Walgreens found that consumers were looking for simple, engaging, everyday ways to take better care of themselves. The company used that information to deliver an experience that reflected their commitment to staying useful to customers—the ”health and daily living” store format, which the company took from concept to in-market pilot in record time. The stores integrated new roles, digital tools, and spaces to help customers live healthier everyday lives. A desk area in front of the pharmacy brings Walgreens pharmacists out from behind the counter so they can consult with patients one on one. Private consultation rooms provide additional space for immunizations, blood pressure readings, and other services. Web pickup services allow customers to shop online, and self-serve touch-screen kiosks let them quickly refill their own prescriptions. Customers also have access to a staff member called a Health Guide, who is equipped with an iPad app loaded with health tips and frequently asked questions. The new store format has been introduced in 20 stores in the Chicago area, and Walgreens is converting all its stores in the Indianapolis market.

Don’t always ask the audience

Being useful doesn’t always mean asking the focus group. It’s fair to say that customers don’t always know what they want. Customers now play an increasingly equal, participatory, and critical role in brand and business. But co-creation should not be accepted as a default solution to every challenge. Even when consumers do know what they want, empowering them to create it might not result in the most impressive solution. Observing consumers is usually a more effective way of discovering unmet or poorly met needs, and can reveal hacked solutions that suggest real opportunities of how to be useful in the world.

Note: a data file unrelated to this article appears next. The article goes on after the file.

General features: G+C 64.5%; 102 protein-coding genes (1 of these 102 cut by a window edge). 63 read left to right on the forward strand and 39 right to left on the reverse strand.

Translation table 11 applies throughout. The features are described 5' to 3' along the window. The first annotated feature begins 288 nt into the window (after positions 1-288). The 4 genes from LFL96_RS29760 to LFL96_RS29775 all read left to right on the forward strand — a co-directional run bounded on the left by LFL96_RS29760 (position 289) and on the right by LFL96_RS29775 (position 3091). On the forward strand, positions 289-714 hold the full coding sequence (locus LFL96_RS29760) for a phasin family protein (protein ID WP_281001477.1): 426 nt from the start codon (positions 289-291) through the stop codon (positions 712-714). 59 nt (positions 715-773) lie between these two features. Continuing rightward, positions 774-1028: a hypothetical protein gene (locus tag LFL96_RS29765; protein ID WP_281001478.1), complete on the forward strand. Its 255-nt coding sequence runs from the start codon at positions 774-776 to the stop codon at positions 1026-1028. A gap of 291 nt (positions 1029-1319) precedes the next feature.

Let’s look at M-Pesa, whose founders witnessed people in Kenya using pay-as-you-go mobile phone minutes as currency. In response, they launched a branchless banking service that allows customers to transfer money, pay bills, and make withdrawals via their mobile phones. Within two years, it was conducting two million transactions a day, and 66% of Kenyans had used it at least once. Co-creation on its own often leads to small and valuable improvements, but it takes a bigger vision to build an extraordinary business. Anticipation and observation, although riskier, hold out the promise of making yourself truly useful at a higher level.

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3 Case Studies

Be More Like Apple

Think how you can be useful in areas that are not necessarily in your core but still drive customers to your business.

Apple’s ascendance during the past decade has distinguished it as a company that takes its own point of view into the market and then creates new customer needs (and therefore value) by improving devices that already exist in that market. By combining hardware, software, and services in a unique and useable way, it has built entirely new ecosystems of value from previously nonexistent customer demand.

Take the iPad, for example. Demand for the first-of-its-kind tablet skyrocketed after its launch, selling 300,000 tablets in the U.S. alone within the first 24 hours of sale. Two years later, the iPad continues to dominate the market, accounting for a reported 97% of all online Web traffic coming from tablets.

Be More Like M-Pesa

Look for ways that customers are navigating around obstacles and build a business out of that.

M-Pesa is a branchless banking service that uses mobile technology, and is currently available in Kenya, Afghanistan, and Tanzania. M-Pesa designed for people in rural areas where banking services are
scarce. Its founders observed that Kenyan locals were trading mobile minutes as currency. So they created a service that offers money transfers, bill payments and withdrawals—all through mobile phones. It is also creating adjacent services: M-Health, an agribusiness, and M-Farm which allows farmer co-ops to buy products via SMS and pay via M-Pesa.

Be More Like Zopa

Consider how you can connect your customers directly to one another. And have them create mutual value.